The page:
CASCA congratulates Dr. Rajabi on the receipt of the 2016 Plaskett medal for her highly original work to advance our understanding of fascinating transient phenomena in the Universe.
CASCA is pleased to announce that the recipient of the inaugural Harvey B. Richer Gold Medal is Dr. David Lafrenière of the Université de Montréal.
Dr. Lafrenière earned his PhD in 2007 from the Université de Montréal and went on to the University of Toronto as a postdoctoral fellow. He returned to Montréal in 2009 and joined the faculty in 2011. David has received many prestigious awards and honours such as Scientist of the Year 2008 – Société Radio-Canada, the 2010 AAAS Newcomb Cleveland Prize, the 2010 NSERC John C. Polanyi Award, and the Medal of Honours of the Assemblée Nationale, Province de Québec.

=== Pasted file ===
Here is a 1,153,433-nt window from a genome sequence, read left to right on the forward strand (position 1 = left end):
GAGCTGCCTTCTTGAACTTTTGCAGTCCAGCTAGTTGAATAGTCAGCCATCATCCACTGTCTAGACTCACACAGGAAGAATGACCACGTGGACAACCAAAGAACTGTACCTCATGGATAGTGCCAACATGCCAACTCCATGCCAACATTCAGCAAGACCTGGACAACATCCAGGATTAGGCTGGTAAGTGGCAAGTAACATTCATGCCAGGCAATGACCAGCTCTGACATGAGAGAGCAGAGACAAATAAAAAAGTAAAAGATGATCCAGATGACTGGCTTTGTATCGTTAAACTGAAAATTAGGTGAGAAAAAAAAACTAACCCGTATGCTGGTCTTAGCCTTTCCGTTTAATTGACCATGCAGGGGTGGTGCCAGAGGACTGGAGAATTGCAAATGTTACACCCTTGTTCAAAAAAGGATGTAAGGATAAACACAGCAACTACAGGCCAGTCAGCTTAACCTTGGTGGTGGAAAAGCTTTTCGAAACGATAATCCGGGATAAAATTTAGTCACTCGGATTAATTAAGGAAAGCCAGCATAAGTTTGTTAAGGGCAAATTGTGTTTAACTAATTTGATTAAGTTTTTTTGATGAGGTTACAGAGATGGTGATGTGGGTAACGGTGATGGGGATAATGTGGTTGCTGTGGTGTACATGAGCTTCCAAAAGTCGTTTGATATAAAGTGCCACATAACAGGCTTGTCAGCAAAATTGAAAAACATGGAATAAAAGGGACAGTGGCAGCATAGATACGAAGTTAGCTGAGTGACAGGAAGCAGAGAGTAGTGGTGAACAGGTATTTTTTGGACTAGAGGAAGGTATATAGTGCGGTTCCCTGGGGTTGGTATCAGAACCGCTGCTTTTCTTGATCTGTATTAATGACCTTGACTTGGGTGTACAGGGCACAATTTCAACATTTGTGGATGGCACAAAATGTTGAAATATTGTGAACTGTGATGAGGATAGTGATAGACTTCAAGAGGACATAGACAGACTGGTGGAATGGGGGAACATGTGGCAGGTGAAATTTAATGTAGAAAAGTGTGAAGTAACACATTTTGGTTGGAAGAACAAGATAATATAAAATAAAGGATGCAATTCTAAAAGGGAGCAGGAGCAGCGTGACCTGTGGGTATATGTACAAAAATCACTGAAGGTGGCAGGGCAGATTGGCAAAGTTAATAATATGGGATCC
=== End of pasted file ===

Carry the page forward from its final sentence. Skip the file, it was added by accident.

Dr. Lafrenière is an expert in the field of exoplanet imaging who has made a substantial and significant impact very early in his career. He is among the few people to have led the first imaging discoveries of exoplanets. David’s early work on 1RXSJ1609-2105b has yielded one of the best spectroscopic/photometric datasets ever secured on a gas giant exoplanet. He is the inventor of a mathematically rigorous statistical method called the Locally Optimized Combination of Images (LOCI) algorithm, which was designed to improve contrast achieved in astronomical images. LOCI has become the worldwide gold standard in the analysis of high-contrast images. He also conducted the Gemini Deep Planet Survey (GDPS), the first statistically significant exoplanet imaging survey, which provided one of the best constraints ever obtained on the gas giant planet frequency in wide orbits around main sequence stars. He was a member of the team that first imaged a multi-planet system orbiting another star (HR8799). He is currently the leader of a major exoplanet transit and eclipse spectroscopy program for the Canadian-built NIRISS instrument on the James Webb Space Telescope. It has been said that, if a space mission does one day detect an Earthlike planet and reveal oxygen in its atmosphere, it will do so using techniques descended from Dr. Lafrenière’s LOCI.